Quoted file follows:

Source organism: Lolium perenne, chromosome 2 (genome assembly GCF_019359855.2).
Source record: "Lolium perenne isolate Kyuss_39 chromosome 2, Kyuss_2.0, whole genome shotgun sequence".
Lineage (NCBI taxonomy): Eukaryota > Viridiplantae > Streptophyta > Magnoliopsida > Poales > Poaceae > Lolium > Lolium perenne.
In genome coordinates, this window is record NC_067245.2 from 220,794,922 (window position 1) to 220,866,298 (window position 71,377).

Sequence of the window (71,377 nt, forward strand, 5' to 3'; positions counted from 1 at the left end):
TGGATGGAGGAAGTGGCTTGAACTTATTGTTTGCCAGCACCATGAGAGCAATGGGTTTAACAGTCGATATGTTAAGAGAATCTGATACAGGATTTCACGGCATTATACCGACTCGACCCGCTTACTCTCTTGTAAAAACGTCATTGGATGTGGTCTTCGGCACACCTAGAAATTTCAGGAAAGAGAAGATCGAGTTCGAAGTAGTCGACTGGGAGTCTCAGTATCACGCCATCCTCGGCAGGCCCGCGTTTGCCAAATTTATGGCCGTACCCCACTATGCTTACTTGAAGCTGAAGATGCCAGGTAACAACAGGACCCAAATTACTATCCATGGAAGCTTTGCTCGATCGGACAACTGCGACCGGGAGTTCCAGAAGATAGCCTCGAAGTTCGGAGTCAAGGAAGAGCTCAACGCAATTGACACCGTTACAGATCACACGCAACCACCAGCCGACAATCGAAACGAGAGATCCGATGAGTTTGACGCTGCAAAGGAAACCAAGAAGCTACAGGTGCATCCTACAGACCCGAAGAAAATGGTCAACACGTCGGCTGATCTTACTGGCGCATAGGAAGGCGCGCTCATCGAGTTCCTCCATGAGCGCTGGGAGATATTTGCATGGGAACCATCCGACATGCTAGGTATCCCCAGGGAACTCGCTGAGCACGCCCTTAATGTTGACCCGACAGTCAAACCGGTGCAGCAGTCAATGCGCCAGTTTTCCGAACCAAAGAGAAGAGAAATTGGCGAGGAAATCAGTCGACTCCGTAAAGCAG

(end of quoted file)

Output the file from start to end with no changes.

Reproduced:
Source organism: Lolium perenne, chromosome 2 (genome assembly GCF_019359855.2).
Source record: "Lolium perenne isolate Kyuss_39 chromosome 2, Kyuss_2.0, whole genome shotgun sequence".
Lineage (NCBI taxonomy): Eukaryota > Viridiplantae > Streptophyta > Magnoliopsida > Poales > Poaceae > Lolium > Lolium perenne.
In genome coordinates, this window is record NC_067245.2 from 220,794,922 (window position 1) to 220,866,298 (window position 71,377).

Sequence of the window (71,377 nt, forward strand, 5' to 3'; positions counted from 1 at the left end):
TGGATGGAGGAAGTGGCTTGAACTTATTGTTTGCCAGCACCATGAGAGCAATGGGTTTAACAGTCGATATGTTAAGAGAATCTGATACAGGATTTCACGGCATTATACCGACTCGACCCGCTTACTCTCTTGTAAAAACGTCATTGGATGTGGTCTTCGGCACACCTAGAAATTTCAGGAAAGAGAAGATCGAGTTCGAAGTAGTCGACTGGGAGTCTCAGTATCACGCCATCCTCGGCAGGCCCGCGTTTGCCAAATTTATGGCCGTACCCCACTATGCTTACTTGAAGCTGAAGATGCCAGGTAACAACAGGACCCAAATTACTATCCATGGAAGCTTTGCTCGATCGGACAACTGCGACCGGGAGTTCCAGAAGATAGCCTCGAAGTTCGGAGTCAAGGAAGAGCTCAACGCAATTGACACCGTTACAGATCACACGCAACCACCAGCCGACAATCGAAACGAGAGATCCGATGAGTTTGACGCTGCAAAGGAAACCAAGAAGCTACAGGTGCATCCTACAGACCCGAAGAAAATGGTCAACACGTCGGCTGATCTTACTGGCGCATAGGAAGGCGCGCTCATCGAGTTCCTCCATGAGCGCTGGGAGATATTTGCATGGGAACCATCCGACATGCTAGGTATCCCCAGGGAACTCGCTGAGCACGCCCTTAATGTTGACCCGACAGTCAAACCGGTGCAGCAGTCAATGCGCCAGTTTTCCGAACCAAAGAGAAGAGAAATTGGCGAGGAAATCAGTCGACTCCGTAAAGCAG